Fun at Easter Bonnet Competition

News   Fun at Easter Bonnet Competition
 
Imagine a musical that starred Julie Andrews, Carol Channing, Betty Buckley, Donna McKechnie, John Cullum, Melba Moore, Davis Gaines, Andrea McArdle, Donna Murphy, Tony Roberts, Lynn Redgrave, Alan Campbell, Joe Piscopo, Tony Randall, Lou Diamond Phillips -- not to mention the corps of the Royal Shakespeare Company.
Top-Juile Andrews & co with
Top-Juile Andrews & co with "Victor Victoria" Hat Bottom-A Mini King and Anna Photo by photos by Eric Silverman

Imagine a musical that starred Julie Andrews, Carol Channing, Betty Buckley, Donna McKechnie, John Cullum, Melba Moore, Davis Gaines, Andrea McArdle, Donna Murphy, Tony Roberts, Lynn Redgrave, Alan Campbell, Joe Piscopo, Tony Randall, Lou Diamond Phillips -- not to mention the corps of the Royal Shakespeare Company.

Sounds like a million dollars? That's just what Broadway Cares/Equity Fights AIDS earned ($1,304,525 to be exact -- the all-time record for a BC/EFA event) with their tenth annual Easter Bonnet Competition April 8 and 9. The show featured all those stars, plus members of the casts of 31 shows, in a two-hour extravaganza of music and comedy on the set of Beauty and the Beast at Broadway's Palace Theatre.

Playbill On-Line was there.

Each of the shows competed, not only to create the biggest, wildest, most imaginative Easter Bonnet and to present it with an inspirational song or a Broadway tune parody, but to collect money -- generally via curtain speeches in the weeks before the Competition -- to help BC/EFA help AIDS sufferers and to support research into a cure for the disease. The winner in both categories was Victor/Victoria, which raised $170,000 and designed a half dozen hats that came together to create a single mega-hat with the show's logo. Vic/Vic also won in the two top categories in BC/EFA's fall Gypsy of the Year Competition. Star Julie Andrews was on hand to present the award to her cast -- with the help of her Thoroughly Modern Millie co-star Carol Channing and National Actors Theatre producer Tony Randall.

And now, some highlights from the fun: * The cast of Sunset Boulevard staged an elaborate and surreal sequel to the show, Sunset II, in which Norma Desmond's murder trial winds up looking very much like the O.J. Simpson trial. Soon, other fading stars get the idea to start killing people for publicity. Tommy Tune, in Busker Alley costume, shot his own foot. Sonny & Cher sang "I Shot You, Babe." Somehow, one of England's mad cows got involved in the carnage. At the climax of the show, unannounced, star Betty Buckley appeared wearing a huge silver bonnet with Joe Gillis's head on it, and singing the line from the show's Salome musical about wanting his "head upon a platter."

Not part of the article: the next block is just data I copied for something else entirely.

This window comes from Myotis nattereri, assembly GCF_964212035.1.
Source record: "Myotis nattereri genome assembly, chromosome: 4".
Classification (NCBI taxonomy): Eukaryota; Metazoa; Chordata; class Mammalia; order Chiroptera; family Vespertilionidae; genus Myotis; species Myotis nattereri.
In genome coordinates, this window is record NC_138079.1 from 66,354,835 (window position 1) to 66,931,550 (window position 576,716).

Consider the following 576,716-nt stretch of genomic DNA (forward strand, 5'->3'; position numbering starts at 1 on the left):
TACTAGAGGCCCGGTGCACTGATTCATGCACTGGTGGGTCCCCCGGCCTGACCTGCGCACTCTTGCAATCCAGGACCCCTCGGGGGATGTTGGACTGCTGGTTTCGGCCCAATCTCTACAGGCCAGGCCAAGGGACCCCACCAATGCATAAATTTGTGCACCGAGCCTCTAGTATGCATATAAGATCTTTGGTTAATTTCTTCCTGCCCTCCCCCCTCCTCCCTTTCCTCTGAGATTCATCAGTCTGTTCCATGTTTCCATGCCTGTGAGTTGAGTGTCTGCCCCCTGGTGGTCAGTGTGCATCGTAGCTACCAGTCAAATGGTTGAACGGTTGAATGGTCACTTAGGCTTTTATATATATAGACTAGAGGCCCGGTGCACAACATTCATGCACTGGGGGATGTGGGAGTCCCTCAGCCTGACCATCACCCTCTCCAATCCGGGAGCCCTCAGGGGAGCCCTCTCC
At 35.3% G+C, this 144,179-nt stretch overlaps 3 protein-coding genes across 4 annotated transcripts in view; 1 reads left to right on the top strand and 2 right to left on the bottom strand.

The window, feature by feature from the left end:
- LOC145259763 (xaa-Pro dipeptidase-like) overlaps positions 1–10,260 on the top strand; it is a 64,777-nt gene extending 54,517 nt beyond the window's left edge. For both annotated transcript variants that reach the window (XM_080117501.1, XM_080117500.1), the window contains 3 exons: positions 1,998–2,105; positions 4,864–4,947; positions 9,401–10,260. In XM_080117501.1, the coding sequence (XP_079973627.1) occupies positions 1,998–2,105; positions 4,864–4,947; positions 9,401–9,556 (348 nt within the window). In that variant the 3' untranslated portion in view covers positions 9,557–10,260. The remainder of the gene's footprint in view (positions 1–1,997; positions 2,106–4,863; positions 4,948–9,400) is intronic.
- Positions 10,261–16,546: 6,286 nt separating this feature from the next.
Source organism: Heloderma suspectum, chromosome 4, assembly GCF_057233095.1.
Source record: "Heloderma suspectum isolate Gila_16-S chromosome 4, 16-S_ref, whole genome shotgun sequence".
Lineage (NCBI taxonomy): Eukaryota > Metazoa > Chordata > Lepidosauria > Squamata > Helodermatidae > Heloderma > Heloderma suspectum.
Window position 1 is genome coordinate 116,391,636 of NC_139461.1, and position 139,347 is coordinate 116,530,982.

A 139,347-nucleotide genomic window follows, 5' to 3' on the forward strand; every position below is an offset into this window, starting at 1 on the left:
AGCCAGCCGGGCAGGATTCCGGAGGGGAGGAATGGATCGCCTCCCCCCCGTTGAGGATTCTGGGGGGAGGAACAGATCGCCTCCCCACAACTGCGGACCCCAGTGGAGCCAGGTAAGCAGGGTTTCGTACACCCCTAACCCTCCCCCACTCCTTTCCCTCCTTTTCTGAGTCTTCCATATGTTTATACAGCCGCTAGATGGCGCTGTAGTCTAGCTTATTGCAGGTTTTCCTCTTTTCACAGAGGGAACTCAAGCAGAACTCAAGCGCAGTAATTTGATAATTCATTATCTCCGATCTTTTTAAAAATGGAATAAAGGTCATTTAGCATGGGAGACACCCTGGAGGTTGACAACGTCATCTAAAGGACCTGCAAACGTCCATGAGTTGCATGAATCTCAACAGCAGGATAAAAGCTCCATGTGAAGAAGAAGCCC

* Grease! made unabashed fun of its producer, Fran Weissler, and her policy of moving pop stars in and out of the show at a rapid clip. To the tune of "The Telephone Hour" from Bye Bye Birdie they sang about their frustrations at reading in the paper who their new guest stars will be and preparing for the "weekly put-in." Their bonnet consisted of a stack of fluorescent hula hoops topped with a revolving door.

* Campiest moment: Belle from Beauty and the Beast began singing the number "Belle" from the show: "Little town, it's a quiet village./ Every day like the one before./ Little town, full of . . . Village People . . . Then, out of nowhere, the actors dressed as the disco group The Village People appeared, and Belle joined them in hustling to the group's hit "YMCA," but with the lyric changed to "BC/EFA."

* The cast of Victor/Victoria sang a medley of Julie Andrews' hits from Mary Poppins, My Fair Lady and others, then, again unannounced, Andrews herself appeared, in tuxedo, from the men's chorus to a huge ovation.

* State Fair poked fun at the hog contest that forms the centerpiece of their show's plot. Blue Boy's celebrity competitors were heard from, including Porky Pig, Miss Piggy, Babe, et al. One of the "pigs," in a mask, sang a version of "Tomorrow" from Annie: "Tomorrow, tomorrow/ I'm pork chops tomorrow/ If I don't win . . ." The actress then removed the mask to reveal herself as Andrea McArdle, the original Annie.

* The Four Plaids from the national tour of Forever Plaid did an insane medley of tunes that at one point managed to combine "Pick a Little" from The Music Man with "As If We Never Said Goodbye" from Sunset Boulevard. Metro and Chu Chem also were cited.

* The Royal Shakespeare Company, now appearing on Broadway in A Midsummer Night's Dream did a parody of Ian McKellen's modern-dress Richard III film, with Richard fighting not for the crown of England, but for, well, an Easter Bonnet.

* Cutest number: Two of the youngest cast members of The King and I, Brandon Ngai and Amy Tai, appeared in scale models of the King and Mrs. Anna costumes and performed the entire "Shall We Dance" scene, complete with dialog. At the end, stars Lou Diamond Phillips and Donna Murphy appeared in dressing gowns, supposedly grumpy that their parts had been stolen, and chased the imps around the stage.

* The most moving moment was created by the cast of How To Succeed in Business Without Really Trying, which told the story of a dying Japanese girl who believed that if she folded 1000 origami cranes, she would live. Singing the original song "A Garland of Hope," the cast applied the story to the AIDS crisis by folding paper cranes on stage, then coming on with a hat that consisted of a spiral of hundreds of tiny paper cranes.

Picasso at the Lapin Agile won in the Off-Broadway category by raising $44,690. Runners-up in the Broadway category were Sunset Boulevard with $104,055, Les Miserables with $90,070 and Phantom of the Opera with $87,050.

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